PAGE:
I took my lunch just outside the Castle of Sao Jorge. When I’d walked into the site, I had spotted four food trucks, and I was immediately taken with the crepe truck. Who wouldn’t want a sausage crepe?
For the record, the sausage was a thin sliced hot dog, and the entire thing was a conglomeration of crepe, hot dog, cheese, catsup, and mustard. It was … underwhelming. But at least it was lunch. And I ate it in the castle park with the town of Lisbon spread out below me.
Today is supposed to be the only sunny day of this trip for me, so I tried to pack in as much as possible – at least all of the stuff that might require or benefit from a substantial amount of time spent outdoors.
I started at the Sé de Lisboa, the Cathedral of Lisbon. After the Moors had been driven from Portugal, this was the first church that was built in Lisbon, and because they anticipated a need to defend it, it has battlements.
It’s a lovely cathedral, with soaring arches.
And this beautiful rosette.
It was after this that I walked up to the castle, stopping briefly to take in the view from the Miradouro de Santa Luzia.
The castle honestly wasn’t that exciting, other than the views of the surrounding city.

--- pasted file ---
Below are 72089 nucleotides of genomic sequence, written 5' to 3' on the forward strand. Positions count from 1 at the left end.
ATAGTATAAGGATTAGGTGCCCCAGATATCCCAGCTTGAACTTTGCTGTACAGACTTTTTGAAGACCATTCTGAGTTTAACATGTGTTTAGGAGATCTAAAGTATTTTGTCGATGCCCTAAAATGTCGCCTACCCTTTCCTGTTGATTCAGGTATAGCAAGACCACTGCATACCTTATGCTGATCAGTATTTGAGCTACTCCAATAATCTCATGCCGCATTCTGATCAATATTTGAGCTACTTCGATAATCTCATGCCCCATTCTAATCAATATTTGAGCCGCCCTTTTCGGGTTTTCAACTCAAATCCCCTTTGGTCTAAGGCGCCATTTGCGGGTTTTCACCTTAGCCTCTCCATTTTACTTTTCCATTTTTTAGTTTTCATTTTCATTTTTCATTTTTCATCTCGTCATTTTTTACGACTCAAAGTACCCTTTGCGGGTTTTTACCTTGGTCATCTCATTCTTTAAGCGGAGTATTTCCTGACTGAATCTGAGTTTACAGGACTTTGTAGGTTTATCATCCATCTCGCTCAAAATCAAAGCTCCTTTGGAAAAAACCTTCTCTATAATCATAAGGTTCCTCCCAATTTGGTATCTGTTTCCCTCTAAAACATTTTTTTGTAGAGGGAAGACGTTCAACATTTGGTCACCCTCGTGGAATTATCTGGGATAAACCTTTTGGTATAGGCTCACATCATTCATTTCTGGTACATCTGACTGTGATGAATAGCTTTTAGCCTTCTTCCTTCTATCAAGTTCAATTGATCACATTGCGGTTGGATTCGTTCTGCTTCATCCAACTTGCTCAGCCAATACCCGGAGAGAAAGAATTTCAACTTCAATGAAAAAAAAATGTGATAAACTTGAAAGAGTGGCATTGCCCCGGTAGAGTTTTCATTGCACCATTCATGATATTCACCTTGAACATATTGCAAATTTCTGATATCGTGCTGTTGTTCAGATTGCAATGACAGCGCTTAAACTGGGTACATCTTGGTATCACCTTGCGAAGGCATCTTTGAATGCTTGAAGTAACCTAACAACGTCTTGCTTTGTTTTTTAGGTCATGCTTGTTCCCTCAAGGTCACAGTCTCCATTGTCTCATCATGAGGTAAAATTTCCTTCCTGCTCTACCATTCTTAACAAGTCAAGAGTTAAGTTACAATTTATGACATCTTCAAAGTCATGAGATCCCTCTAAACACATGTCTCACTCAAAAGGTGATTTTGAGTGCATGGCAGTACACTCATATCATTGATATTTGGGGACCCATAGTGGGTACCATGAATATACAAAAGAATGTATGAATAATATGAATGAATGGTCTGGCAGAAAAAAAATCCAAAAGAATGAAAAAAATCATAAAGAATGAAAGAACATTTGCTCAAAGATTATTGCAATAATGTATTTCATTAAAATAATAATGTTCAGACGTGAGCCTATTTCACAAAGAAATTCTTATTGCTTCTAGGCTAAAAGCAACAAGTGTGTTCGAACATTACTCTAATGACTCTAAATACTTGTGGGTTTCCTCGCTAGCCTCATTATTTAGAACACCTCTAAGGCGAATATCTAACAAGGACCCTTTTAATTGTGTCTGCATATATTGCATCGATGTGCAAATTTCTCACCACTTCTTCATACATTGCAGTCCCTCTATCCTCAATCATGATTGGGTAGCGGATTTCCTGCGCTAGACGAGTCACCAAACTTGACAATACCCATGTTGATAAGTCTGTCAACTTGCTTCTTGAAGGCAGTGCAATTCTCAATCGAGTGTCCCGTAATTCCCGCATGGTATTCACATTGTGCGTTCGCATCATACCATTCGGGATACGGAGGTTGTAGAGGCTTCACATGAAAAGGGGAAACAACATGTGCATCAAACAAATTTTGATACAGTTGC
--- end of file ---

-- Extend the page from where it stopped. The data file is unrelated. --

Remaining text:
This area within the castle grounds was dedicated to excavations, with some ancient and some Islamic excavations marked off. It was a trek to get to the site, but as I wasn’t visiting at a dedicated time I didn’t get to actually see them.
After lunch I hopped on a crowded tram and rode to Belem, well to the west of downtown. There I visited the Jerónimos Monastery, the ancient history museum, and the Belem Tower.
The ancient history museum was lame, which is quite a statement, because in general I love ancient history. I’ll admit that I may have entirely missed something, but there just wasn’t much there.
On the other hand, the monastery was breathtaking, with it’s carved stone cloisters beckoning one to sit and think, this felt like a very thoughtful, contemplative place.
There were infinite views and places to pause, and the entire structure was an absolute marvel.
After that I stopped at the Belem Tower, the gateway to Lisbon via the sea. It was from here that Portugese explorers began and ended their journeys across the seas. It is a beautiful fortification with lovely views of the Tagus River (since it sits in the river). We weren’t allowed to climb all the way to the top of the tower, which disappointed me, but the narrow spiral staircase was problematic for the crowds, so perhaps that’s ok.
After that I paused and sat at a cafe on the river with an espresso and a pastel de nata, watching the boats and the birds sail by.